Tuesday, September 30, 2008

What's your Rosh?

The theme in September over at Michelle Ward's GPP Street Team has been cleaning your plate. This happens to coincide with the Jewish New Year, Rosh Hashanah, a time when we do just that -- clean up physically, emotionally and spiritually. It's a time to start over, ask forgiveness from those we've wronged and forgive those who have wronged us. A sort of spiritual house cleaning. 

I'd like to say that a physical housecleaning has gone along with it, but even though I want to fix up the bedrooms and find a permanent spot to make art, that hasn't happened. Instead, I started some steady part-time work and went to visit friends. The spirit is willing but the body has been away from home.

But the metaphysical traveller within me has been cleaning up her inner room in order to head out to new destinations. Being in synagogue for the Jewish New Year services has given me a chance to be still and listen. A fabulous book I am reading, Speaking of Faith by Krista Tippett (host of NPR's Speaking of Faith) is giving me an expanded way of seeing the biggest picture. And a recent visit with a wise kabbalah student has been an opportunity for juicy conversation about something I've always believed, that we are all connected.

So while I still have piles of paper and projects demanding attention, the inner room is getting into order. And maybe that's the best way to clean my plate, although I still need it for apples and honey. What better way to wish all of my friends a sweet and fruitful New Year? 

Monday, September 15, 2008

Colorforms and Letter forms

Remember Colorforms? Those plastic pieces that you could move around to make pictures? Sometimes my collage feels like that, since I love to cut up catalogs and magazines and use the images in my work. Interestingly, even though I have always loved calligraphy and enjoy when others use letter forms in their work, I've been slow to add them.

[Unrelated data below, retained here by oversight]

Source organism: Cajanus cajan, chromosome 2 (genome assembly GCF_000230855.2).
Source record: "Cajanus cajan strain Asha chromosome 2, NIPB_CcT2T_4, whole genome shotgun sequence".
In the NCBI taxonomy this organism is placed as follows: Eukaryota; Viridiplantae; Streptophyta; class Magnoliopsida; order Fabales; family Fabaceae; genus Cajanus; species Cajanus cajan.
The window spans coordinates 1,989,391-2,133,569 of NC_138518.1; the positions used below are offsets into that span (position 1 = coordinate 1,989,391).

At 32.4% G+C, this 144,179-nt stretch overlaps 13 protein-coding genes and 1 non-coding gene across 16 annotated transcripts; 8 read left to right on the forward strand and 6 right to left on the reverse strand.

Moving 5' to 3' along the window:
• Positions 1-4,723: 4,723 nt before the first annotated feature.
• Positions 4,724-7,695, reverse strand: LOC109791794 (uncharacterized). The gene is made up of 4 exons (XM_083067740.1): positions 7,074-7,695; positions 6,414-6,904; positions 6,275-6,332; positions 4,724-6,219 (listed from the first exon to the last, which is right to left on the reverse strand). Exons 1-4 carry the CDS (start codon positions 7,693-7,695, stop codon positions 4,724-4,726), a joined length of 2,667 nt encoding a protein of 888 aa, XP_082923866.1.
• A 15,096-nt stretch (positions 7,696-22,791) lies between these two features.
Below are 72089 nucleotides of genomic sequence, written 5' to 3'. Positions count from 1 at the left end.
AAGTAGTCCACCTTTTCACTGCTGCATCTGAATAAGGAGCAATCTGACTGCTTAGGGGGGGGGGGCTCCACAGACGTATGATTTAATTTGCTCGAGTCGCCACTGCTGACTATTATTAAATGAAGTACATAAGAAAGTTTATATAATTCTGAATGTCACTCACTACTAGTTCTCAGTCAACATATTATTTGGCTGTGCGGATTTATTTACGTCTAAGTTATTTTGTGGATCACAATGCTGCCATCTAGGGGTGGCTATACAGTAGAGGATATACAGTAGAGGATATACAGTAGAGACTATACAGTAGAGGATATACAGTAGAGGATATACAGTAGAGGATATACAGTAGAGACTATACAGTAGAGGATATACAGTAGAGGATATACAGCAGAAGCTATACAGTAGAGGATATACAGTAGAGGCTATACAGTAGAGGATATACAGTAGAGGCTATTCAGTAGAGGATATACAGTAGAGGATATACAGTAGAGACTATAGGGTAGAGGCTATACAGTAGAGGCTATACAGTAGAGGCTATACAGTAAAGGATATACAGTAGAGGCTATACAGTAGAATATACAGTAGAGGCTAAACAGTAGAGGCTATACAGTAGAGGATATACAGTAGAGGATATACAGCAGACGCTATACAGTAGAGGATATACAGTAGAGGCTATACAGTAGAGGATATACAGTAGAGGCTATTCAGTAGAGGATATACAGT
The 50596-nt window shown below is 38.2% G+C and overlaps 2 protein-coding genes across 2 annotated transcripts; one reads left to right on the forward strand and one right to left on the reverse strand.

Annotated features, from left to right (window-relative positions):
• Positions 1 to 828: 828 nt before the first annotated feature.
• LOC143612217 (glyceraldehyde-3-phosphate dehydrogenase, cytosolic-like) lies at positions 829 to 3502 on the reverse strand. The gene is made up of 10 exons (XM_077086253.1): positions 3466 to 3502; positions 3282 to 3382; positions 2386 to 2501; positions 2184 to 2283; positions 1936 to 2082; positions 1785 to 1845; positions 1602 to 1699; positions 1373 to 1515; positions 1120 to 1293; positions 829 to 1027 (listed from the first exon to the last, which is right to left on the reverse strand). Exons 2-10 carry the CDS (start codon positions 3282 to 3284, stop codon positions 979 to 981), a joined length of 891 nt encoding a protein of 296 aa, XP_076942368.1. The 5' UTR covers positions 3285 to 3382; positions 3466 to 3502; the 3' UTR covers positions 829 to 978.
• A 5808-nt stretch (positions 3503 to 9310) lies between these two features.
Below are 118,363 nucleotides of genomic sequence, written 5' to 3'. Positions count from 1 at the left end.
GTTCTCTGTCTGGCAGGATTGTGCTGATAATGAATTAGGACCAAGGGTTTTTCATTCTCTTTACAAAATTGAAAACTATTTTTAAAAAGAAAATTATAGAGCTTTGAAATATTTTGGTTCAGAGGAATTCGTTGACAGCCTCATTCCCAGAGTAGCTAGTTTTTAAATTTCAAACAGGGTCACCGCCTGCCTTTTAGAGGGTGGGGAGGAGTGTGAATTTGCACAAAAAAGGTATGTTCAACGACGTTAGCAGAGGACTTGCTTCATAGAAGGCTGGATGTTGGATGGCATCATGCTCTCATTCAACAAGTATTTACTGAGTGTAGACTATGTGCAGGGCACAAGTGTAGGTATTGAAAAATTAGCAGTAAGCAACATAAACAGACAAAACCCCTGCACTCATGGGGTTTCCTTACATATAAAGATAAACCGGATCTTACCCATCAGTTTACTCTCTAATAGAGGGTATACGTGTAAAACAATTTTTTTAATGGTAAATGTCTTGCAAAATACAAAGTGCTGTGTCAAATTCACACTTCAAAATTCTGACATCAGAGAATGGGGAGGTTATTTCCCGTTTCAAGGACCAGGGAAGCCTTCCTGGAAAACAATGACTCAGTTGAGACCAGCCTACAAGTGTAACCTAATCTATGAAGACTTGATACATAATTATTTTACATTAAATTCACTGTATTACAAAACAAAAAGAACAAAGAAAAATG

But now I have some fresh inspiration. I've been flying around the world via the Web in search of master calligraphers whose styles really sing to me. High on the list is the brilliant Belgian letter artist Yves Leterme. I know his last name is probably not pronounced LETTER-ME, but wouldn't that be appropriate? Yves is a master at letter deconstruction and you can see his amazing work HERE.

Denis Brown

If Yves is big in stature, teaching classes around the world, Irishman Denis Brown's amazing work is just plain BIG! There's a photo of him doing calligraphy with a broom on his Web site and the letter forms are completely gorgeous. Like Yves, Denis pushes the envelope -- ahem!
You can visit Denis HERE.

Sophie Verbeek

Sophie Verbeek is on my OMG list of artists. Her work totally blows me away. Some of her art transcends letters and creates new calligraphic forms. Another European, Sophie lives in Switzerland but her talent is international. See what I mean HERE.

La Caligrafica teases with promises of English coming soon, but you really don't need it. Scroll over the banner to find the boxes directing you to fabulous work. 

Parisian master Julien Chazal has a Web site that includes video of him creating letter forms, a variety of the hands he's mastered, his gallery and much more. Don't miss his gallery of envelopes. You'll never place a stamp on a letter quite the same way again. Grab a nice glass of beaujolais and take some time to explore HERE.

Yuko Wada

For the spirituality behind words, stop in to see Japanese artist Yuko Wada. Her work straddles the line between painting and calligraphy but her every stroke is calligraphic.  

Finally, the last stop on this world tour of calligraphy masters must include the Baghdad-based artist Malik Anas. It pains me to think that a young man this gifted lives in such a dangerous place, but his stunning work is in good company with the rest of these masters.

After all this, I may have to dig out my old calligraphy supplies and start practicing. I may not be able to match their gifts, but they've inspired me to see words in an entirely new way. 

Thursday, September 11, 2008

We Were All There